Black Friday Sale Ends Today!
CompTIA and TestOut have joined forces, accelerating the shared goal of empowering millions of students. Learn More ❯
Login Free Trial

A Small Initial Investment

Posted by TestOut Staff on

Legend has it that, in 1626, Peter Minuit and a party of Dutch colonists acquired Manhattan Island, the site of present-day New York City's Manhattan borough, from the indigenous Canarsie, a constituent tribe of the Lenape, for trade goods worth 60 Dutch guilders. That's the equivalent, as most familiar with the legend have no doubt heard, of $24 in ... well, not "today's" currency. In 2014, historians estimated that Minuit's trade goods would be worth between $2,600 and $15,600.

Cruz Bay on Saint John Island

The $24 amount is the legend, however, and you know what they say about when the legend becomes fact. We're thinking about purchased islands today because exactly 103 years ago — roughly a month after the birth of still-living actor and Hollywood legend Kirk Douglas — the United States closed a deal with Denmark on Jan. 17, 1917, to purchase what today we call the U.S. Virgin Islands. The price tag was $25 million then. The 2020 equivalent: a cool $553.8 million.

The point is that small investments can accrue in value across time. What sounds like a decent-size chunk of change today — as $25 million surely must have in 1917 — can become worth a whole lot more down the road. When Mark Cuban bought the Dallas Mavericks from H. Ross Perot Jr. in 2000, he paid $285 million. As of Forbes magazine's 2019 NBA team valuation report, the Mavericks now generate $223 million in revenue per year and have a total value of $1.9 billion.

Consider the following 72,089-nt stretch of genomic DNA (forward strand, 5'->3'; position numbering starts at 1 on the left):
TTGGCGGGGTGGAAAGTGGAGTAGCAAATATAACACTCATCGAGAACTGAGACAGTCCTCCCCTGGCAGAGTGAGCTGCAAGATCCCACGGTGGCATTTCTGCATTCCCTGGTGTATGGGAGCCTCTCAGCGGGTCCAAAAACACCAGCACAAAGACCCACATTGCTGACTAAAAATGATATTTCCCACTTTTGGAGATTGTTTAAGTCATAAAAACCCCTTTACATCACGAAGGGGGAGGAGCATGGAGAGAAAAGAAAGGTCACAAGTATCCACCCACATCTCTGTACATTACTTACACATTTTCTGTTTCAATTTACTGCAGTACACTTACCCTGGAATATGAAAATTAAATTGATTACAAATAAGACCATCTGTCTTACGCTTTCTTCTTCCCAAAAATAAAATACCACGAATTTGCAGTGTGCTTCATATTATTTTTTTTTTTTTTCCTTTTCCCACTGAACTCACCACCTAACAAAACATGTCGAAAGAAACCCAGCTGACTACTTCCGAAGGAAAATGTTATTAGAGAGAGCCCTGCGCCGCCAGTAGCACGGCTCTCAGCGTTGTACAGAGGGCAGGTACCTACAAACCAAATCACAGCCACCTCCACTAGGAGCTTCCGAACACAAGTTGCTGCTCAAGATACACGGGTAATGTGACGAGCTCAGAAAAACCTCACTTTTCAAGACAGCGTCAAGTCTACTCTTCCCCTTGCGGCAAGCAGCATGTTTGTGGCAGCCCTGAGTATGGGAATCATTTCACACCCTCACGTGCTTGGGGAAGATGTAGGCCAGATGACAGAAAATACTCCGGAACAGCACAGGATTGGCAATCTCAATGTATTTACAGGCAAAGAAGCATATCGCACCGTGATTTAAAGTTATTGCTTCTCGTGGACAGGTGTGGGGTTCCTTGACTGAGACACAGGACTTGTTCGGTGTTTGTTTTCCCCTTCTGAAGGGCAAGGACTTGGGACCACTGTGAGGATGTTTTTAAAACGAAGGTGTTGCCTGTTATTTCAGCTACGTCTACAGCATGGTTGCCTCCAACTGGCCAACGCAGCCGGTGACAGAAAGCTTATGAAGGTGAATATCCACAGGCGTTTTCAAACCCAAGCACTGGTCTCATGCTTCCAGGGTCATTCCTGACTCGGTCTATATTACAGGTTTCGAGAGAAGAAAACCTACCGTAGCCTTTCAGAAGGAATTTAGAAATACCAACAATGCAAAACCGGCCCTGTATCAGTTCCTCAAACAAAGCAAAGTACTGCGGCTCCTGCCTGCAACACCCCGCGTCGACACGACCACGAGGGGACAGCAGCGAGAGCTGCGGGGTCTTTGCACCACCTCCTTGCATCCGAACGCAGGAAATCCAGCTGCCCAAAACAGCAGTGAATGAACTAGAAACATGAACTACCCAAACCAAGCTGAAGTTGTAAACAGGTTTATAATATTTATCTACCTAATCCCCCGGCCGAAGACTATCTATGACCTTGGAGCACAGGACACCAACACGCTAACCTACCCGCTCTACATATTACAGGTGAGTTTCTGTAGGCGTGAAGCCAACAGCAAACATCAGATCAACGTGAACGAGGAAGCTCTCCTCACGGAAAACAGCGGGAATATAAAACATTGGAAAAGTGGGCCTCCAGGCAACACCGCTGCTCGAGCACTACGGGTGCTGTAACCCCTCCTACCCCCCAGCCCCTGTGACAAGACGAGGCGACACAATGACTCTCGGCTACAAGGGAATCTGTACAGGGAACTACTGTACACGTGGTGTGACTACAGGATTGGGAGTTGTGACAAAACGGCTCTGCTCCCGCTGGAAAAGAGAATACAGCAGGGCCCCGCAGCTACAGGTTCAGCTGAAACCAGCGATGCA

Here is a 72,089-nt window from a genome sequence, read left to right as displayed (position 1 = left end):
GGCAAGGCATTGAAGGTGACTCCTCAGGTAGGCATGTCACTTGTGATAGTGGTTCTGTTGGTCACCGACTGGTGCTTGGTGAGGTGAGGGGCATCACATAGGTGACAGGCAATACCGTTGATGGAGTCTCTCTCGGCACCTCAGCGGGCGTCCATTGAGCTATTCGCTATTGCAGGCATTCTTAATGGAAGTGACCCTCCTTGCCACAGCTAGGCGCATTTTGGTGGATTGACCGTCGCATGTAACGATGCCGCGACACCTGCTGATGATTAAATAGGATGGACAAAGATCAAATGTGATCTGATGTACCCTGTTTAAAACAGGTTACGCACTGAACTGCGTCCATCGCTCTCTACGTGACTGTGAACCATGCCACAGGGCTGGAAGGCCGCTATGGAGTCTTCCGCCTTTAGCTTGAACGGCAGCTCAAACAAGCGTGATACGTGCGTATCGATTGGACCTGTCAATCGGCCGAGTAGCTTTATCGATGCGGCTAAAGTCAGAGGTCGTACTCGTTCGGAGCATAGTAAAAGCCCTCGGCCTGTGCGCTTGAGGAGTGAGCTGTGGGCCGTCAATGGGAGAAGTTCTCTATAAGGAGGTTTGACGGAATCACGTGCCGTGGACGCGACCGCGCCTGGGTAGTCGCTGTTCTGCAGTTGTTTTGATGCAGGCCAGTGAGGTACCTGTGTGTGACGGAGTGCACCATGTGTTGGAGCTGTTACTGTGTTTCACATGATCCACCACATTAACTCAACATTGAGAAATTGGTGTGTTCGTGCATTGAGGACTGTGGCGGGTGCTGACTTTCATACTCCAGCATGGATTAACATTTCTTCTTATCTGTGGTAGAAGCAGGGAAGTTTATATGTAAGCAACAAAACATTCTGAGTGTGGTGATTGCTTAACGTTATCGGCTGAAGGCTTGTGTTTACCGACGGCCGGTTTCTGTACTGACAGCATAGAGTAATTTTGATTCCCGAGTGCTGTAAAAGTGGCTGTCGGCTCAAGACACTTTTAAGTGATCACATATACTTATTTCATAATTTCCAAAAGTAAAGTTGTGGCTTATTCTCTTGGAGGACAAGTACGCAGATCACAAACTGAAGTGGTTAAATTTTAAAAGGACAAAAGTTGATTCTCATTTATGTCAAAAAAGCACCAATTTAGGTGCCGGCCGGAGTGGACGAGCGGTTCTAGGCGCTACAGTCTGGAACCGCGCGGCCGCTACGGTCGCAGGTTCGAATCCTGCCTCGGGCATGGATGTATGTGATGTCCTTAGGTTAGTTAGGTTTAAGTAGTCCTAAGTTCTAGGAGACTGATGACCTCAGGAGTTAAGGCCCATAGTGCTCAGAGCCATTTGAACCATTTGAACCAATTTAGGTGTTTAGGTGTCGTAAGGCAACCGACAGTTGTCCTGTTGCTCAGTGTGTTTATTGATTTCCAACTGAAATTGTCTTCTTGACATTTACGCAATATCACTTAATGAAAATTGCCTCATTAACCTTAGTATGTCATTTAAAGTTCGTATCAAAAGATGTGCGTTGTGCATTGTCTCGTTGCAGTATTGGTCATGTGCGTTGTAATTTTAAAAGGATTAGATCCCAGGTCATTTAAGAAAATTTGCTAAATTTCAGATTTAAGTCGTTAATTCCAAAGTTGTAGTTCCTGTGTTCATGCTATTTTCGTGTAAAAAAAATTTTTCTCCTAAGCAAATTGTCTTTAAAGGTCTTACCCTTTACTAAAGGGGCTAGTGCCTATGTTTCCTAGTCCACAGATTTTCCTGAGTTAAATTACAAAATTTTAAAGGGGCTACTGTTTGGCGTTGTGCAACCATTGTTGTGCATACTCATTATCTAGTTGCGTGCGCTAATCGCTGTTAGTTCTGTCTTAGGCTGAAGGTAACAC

The numbers game that we played with both Manhattan and the Virgin Islands is simply converting the original purchase prices into modern currency. That's fun, but not necessarily illustrative of our point. The real focus should be on Cuban's Mavs, an investment that now generates an amount of revenue every 12 months that is nearly equal to the original purchase price. That's a rate of return that would make anyone proud.

When it comes to investing in your own future, think long term. It may sound like a lot of cashola to pony up $79/month for access to TestOut CE training. And we get that: Everyone has their own budget, and yours might need to stretch a little for that number to be realistic. In as few as two or three years, however, that investment in training could bump up your annual income substantially. It's not the only reason to get certified, but it is a pretty compelling one.

Share this post

← Older Post Newer Post →